# I Have Trouble Understanding Physics, Will Higher-Level Math help?

1. Apr 8, 2014

### mrnike992

I am a Junior in high school, and am currently considering a career (though highly unlikely to find one, from what I've heard) in physics. I have taken Algebra I, (Adv st.) Geometry, (Adv st.) Algebra II, am currently enrolled in Pre-calc, and will be taking Calculus next year.

I find physics to be incredibly interesting, but have trouble understanding a lot of what I read (about various subjects, ranging from relativity, to quantum mechanics, to elementary particles, etc.).

My question is, would I find it easier to understand these concepts after having taken Calculus? Thanks for any help or insight!

Micheal

2. Apr 8, 2014

### ThereIam

The short answer is yes. To understand "advanced" undergraduate physics one needs Calculus I, II, III, differential equations, and linear algebra. More advanced math will be required for elementary particles and relativity, but don't worry about it now.

My advice: take things step by step. If you want to study physics in undergrad, you'll take all that math. In general, one cannot understand the physics without understanding the mathematical language used to express it, and this is a common hitch for people unfamiliar with the study of physics. Take your math courses very seriously and your life will be much easier when you're learning the physics (take it from someone who has had to do a lot of mathematical catch-up)

3. Apr 8, 2014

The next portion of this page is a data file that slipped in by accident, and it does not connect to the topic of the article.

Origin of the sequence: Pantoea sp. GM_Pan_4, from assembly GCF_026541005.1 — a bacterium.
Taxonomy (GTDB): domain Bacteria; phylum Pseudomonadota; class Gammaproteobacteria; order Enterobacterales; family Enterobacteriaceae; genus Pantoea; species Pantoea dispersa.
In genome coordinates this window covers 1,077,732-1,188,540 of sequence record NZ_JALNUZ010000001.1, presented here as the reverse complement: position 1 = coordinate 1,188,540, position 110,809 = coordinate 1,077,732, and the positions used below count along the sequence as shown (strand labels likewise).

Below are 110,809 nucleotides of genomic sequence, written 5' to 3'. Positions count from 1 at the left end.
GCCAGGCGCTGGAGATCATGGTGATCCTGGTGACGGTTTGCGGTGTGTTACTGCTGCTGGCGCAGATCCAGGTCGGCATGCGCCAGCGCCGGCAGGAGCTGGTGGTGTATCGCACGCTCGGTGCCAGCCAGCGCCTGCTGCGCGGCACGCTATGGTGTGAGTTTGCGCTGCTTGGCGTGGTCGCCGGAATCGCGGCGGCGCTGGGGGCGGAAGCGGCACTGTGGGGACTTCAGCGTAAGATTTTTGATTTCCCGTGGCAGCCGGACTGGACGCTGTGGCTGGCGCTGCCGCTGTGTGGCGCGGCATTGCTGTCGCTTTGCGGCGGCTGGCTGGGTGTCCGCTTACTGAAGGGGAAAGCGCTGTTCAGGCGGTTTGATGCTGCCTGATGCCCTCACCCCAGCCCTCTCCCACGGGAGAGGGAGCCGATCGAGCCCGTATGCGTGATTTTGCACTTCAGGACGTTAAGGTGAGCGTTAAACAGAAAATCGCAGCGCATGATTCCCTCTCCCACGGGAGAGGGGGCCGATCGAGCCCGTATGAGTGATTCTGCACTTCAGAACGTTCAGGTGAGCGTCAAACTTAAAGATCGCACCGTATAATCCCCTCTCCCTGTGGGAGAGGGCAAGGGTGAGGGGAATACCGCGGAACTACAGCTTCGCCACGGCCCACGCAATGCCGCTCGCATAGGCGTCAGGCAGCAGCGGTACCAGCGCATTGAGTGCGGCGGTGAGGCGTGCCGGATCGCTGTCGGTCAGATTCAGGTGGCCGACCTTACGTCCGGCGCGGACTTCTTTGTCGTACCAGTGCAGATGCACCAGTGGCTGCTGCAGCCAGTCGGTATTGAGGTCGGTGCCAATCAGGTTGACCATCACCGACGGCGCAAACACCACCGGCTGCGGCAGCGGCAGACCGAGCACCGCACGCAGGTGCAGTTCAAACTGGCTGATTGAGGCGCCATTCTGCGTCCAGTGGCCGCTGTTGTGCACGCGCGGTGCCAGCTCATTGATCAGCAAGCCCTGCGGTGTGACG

### 462chevelle

You will have a better understanding once you get the fundamentals down, like classical physics. Understanding quantum mechanics before classical physics seems a little impossible.

4. Apr 8, 2014

### WannabeNewton

You definitely need to know a lot more math before tackling elementary particle physics, general relativity, and (to a lesser extent) quantum mechanics, calculus itself will not be enough by any means unless you want a really superficial understanding of the underlying physics.

However the (much) bigger issue is you first need to know your Newtonian mechanics and EM cold. At your age it may seem very tempting to just rush through Newtonian mechanics and, probably more rarely through EM (although why would you? EM is in and of itself an incredibly awesome subject to say the least) in order to start learning the ostensibly "flashy" topics in physics but this will only hurt you significantly down the road.

If you use the right textbooks, you'll have a lot of fun with Newtonian mechanics and EM and won't have the desire to just haphazardly learn them so as to jump right into GR, QM etc.

5. Apr 8, 2014

### mrnike992

So it's not such a terrible thing that I don't quite understand some of the stuff that I'm reading? I'm just trying to make sure that I'm not pursuing something that's unreasonable for me..

6. Apr 8, 2014

### WannabeNewton

Gosh no, it's far, far from terrible so don't worry about it even in the slightest. Given your stated mathematical background, absolutely no one would expect you to be able to understand more or less rigorous accounts of QM, GR, etc.

7. Apr 8, 2014

### lisab

Staff Emeritus
Have you taken algebra-based physics yet? I highly recommend it!

8. Apr 8, 2014

### mrnike992

Well that's EXTREMELY good to hear, it's good to know that will come later.

I have, and am taking calc based Physics next year (in addition to Physics II).

Haha, senior year schedule should be fun:

Calculus (2nd semester is AP)
Physics II
AP Physics (Calc based version of Physics I)
Chemistry II
IB English HL 12th
IB History of the Americas II
Astronomy (1st semester)/Clerical Aide for Physics teacher (2nd semester)

Last edited: Apr 8, 2014
9. Apr 8, 2014

### 462chevelle

Ya, those english and history classes are going to suck.

10. Apr 8, 2014

### mrnike992

Well, IB Classes are 2 years long, and I'm currently in the first year of both them. Yeah, they're pretty bad. Although, making an A in both is possible with relative ease, so I guess that's all that matters for those classes.

Last edited: Apr 8, 2014